MINISTRY OF DEFENCE
200/2004 16 December 2004
FUTURE STRUCTURE OF THE ARMY
Details of radical modernisation plans to develop a more deployable,
agile and flexible Army were announced by Defence Secretary Geoff
The Future Army Structure (FAS) will ensure we have:
* an Army for the challenges of today and tomorrow - it is essential
that the Army changes to meet the demands of current and future
operations, is fit for the challenges of the 21st Century and remains
amongst the best in the world.
* an Army structured for warfighting - the changes will provide the
most powerful organisation and capability possible from the available
* a more effective Army overall - FAS enables the Army to re-invest
around 3000 people into high demand roles such as engineers,
logisticians and intelligence operators - the key enablers that allow
the Army to deliver a robust expeditionary warfighting capability.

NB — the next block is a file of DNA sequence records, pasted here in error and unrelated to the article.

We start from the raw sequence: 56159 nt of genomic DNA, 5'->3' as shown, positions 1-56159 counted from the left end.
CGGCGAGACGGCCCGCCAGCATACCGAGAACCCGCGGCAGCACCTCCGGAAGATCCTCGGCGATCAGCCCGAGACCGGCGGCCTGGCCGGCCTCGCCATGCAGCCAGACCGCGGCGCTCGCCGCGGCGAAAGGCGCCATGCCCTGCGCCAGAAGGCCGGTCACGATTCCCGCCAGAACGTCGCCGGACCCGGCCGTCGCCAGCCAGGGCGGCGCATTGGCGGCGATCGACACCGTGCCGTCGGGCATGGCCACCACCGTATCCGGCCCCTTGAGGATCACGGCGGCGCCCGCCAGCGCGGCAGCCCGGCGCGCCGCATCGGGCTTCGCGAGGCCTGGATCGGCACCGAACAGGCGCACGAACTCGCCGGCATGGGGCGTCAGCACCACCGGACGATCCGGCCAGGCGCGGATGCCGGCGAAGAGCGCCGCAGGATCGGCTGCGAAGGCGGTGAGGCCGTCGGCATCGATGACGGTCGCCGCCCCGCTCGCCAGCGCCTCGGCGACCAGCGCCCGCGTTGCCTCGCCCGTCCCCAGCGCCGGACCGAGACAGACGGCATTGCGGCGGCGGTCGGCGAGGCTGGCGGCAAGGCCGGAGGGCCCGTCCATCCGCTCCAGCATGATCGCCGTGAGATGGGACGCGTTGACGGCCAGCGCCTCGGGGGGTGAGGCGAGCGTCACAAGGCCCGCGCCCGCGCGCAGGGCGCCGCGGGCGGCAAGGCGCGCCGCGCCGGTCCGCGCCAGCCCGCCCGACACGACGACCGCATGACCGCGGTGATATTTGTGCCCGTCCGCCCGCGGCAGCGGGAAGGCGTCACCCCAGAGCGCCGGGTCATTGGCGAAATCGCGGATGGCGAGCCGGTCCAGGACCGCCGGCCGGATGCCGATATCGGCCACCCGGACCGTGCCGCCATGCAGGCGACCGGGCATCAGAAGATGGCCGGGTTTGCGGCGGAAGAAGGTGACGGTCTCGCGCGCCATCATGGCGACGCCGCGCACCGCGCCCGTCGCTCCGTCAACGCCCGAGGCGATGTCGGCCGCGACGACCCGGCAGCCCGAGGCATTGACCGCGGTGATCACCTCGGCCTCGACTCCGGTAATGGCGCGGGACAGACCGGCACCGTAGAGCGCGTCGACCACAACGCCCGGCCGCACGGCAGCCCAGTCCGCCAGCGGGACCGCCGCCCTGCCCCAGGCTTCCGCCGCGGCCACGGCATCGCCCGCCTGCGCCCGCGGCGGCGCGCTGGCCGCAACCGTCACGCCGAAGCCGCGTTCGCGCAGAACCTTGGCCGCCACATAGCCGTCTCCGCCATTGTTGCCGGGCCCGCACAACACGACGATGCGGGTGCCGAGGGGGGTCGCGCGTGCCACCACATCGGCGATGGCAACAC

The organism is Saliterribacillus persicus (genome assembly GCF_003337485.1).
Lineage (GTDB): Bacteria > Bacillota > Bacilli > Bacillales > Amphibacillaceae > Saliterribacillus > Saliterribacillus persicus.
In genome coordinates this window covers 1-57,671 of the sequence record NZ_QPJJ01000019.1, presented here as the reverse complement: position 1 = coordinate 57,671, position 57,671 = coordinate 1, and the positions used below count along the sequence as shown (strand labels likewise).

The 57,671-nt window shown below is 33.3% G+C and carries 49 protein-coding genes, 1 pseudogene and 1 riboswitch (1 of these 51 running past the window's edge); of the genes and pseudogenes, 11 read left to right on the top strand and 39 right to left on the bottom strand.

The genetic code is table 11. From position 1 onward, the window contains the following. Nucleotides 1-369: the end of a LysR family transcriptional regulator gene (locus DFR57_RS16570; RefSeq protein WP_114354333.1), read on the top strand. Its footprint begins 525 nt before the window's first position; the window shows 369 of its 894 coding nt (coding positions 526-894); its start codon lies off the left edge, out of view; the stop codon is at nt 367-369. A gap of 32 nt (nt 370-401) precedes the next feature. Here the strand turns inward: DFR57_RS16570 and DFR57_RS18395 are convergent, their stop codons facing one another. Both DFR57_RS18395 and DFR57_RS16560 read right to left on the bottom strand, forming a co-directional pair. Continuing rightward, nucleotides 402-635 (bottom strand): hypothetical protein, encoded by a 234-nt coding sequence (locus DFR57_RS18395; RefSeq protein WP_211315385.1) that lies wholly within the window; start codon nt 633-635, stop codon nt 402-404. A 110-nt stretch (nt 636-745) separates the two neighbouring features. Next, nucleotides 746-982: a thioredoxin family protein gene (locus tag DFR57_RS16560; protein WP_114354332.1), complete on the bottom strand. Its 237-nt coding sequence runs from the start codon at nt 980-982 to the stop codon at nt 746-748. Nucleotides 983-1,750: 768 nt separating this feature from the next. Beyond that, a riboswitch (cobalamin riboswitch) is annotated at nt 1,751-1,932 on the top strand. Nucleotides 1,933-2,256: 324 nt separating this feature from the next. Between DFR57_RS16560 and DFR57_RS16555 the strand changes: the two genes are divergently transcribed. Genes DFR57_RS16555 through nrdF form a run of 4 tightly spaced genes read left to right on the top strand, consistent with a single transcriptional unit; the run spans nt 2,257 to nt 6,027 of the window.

* improved stability - the whole Army will be on a system of
individual postings. It will improve the career development and
effectiveness of our soldiers and their ability to balance their
professional commitments against those they have to their families.
* more battalions, available to use, not less - by ending the arms
plot, the out-of-date system of moving regiments around the country,
or the world, approximately every two years and the improved security
situation in Northern Ireland.
Changes to the infantry
Following the consultation into the future of the infantry announced
in July, there will the reduction of four battalions from 40 to 36,
one each from:
* the Scottish Division (the Royal Scots and The Kings Own Scottish
Borderers will merge. The resulting new battalion and the other four